Nature and Nurture in the Gender Debate
I have been thinking about the influence of nature and culture on gender, and a bit of reading that I have done has come to mind. May I present, for your thinking pleasure, the sad and sordid case of David Reimer.
You may have heard of Reimer before. His name has become relatively well known. If you’ve heard the story before, forgive my repetition. David Reimer was born Bruce, twin of Brian. They were both perfectly healthy until a botched circumcision procedure burned Bruce’s penis and effectively destroyed it. The doctors suggested raising Bruce as a girl and referred the distraught parents to Dr. John Money at John Hopkins.
His name was Dr. Money. This probably should have been a sign.
Dr. Money enthusiastically endorsed raising Bruce as a girl, claiming that it had every chance of success. He failed to mention that his past experiences had been with intersex infants and that the castration, construction of female genitalia, and hormone treatment that he used was experimental and had not been performed on children born with discrete genitals. But with such a perfect opportunity—a child with an existing control in his twin—how could he risk rejection? Bruce was rapidly approaching what Money called the “gender identity gate,” which is the age at which a child locks into one gender identity or another. Convinced by Money’s urgency and enthusiasm, the parents consented.
Bruce was renamed Brenda. Brenda did not do well. She behaved in masculine ways and had numerous academic and disciplinary problems. She was held back in first grade. At her yearly visits to Money’s office, she and her brother were removed from the safety of their parents, questioned, and asked to engage in sex play. Brenda did not respond appropriately. Despite these failures, Money insisted that Brenda was merely going through a tomboyish phase. In December of 1972, Money trumpeted his successful experiment, claiming to have proved that environment, not biology, determines gender.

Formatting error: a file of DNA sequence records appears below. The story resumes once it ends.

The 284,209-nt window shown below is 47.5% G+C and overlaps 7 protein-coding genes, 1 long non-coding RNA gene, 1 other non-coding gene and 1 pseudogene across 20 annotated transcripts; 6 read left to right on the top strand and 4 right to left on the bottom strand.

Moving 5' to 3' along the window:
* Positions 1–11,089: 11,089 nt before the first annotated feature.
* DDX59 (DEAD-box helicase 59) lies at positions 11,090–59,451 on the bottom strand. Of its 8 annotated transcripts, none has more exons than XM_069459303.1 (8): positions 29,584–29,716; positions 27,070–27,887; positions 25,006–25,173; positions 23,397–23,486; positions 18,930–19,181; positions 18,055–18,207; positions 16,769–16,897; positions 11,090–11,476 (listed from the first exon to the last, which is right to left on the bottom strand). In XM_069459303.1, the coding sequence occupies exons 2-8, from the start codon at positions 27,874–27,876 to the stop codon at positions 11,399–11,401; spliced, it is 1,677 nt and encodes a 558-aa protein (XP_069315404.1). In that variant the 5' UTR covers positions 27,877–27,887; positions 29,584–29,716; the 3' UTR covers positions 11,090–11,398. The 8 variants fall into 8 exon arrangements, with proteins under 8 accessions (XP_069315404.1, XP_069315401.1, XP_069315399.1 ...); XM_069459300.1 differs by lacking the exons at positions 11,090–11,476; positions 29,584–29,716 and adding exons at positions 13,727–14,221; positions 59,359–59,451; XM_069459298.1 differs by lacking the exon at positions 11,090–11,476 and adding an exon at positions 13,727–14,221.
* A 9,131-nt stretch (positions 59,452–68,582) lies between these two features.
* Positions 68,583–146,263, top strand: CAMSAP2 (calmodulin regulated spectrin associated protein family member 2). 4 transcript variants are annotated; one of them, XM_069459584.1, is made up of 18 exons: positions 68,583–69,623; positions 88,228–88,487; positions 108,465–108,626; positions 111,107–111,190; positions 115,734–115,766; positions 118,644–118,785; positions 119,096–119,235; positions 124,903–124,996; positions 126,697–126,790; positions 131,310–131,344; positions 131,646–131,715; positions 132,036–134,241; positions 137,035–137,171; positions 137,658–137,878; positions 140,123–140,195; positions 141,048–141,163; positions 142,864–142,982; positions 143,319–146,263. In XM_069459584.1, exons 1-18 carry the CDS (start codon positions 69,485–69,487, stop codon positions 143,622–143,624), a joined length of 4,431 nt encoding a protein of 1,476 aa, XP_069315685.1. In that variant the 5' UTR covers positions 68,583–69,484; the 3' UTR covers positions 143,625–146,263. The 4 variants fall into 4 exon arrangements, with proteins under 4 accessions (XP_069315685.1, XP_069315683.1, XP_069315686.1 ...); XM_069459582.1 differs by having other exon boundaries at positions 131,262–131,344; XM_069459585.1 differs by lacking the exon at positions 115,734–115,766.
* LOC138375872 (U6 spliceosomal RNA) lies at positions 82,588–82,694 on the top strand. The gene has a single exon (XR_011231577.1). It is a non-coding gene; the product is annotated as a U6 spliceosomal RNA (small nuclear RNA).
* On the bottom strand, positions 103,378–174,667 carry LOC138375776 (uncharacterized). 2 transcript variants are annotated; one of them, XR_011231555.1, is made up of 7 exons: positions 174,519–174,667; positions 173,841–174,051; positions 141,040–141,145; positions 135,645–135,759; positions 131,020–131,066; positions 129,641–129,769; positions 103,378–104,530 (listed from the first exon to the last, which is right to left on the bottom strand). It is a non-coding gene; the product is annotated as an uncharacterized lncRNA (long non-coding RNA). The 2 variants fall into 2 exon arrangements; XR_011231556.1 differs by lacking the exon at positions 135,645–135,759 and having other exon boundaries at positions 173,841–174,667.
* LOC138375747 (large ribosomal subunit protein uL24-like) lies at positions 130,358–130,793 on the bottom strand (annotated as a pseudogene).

This was widely accepted and taught, while Brenda continued to struggle. She resisted taking estrogen pills and the second stage of her vaginal reconstruction surgery and, in 1978, she ran away from Dr. Money’s clinic and told her parents that if she were forced to return, she would commit suicide. Within two years, after her insistence that she did not want to be a girl, her parents told her what had happened to her as an infant.
Brenda was renamed David and quickly went about restoring his lost sexual identity. By 15, he was living socially as a male and in a year began the process of phalloplasty, completing it successfully by age 22. Within three years, he married a woman.
In his forties, he shot himself. Why remains unclear.
To me, this story emphasizes the importance of individual choice in regards to gender identity. People whose brain says one thing about their identity and whose genitalia say another, whether those genitalia are ambiguous or not, ought to have the ability to make peace between their bodies and their brains.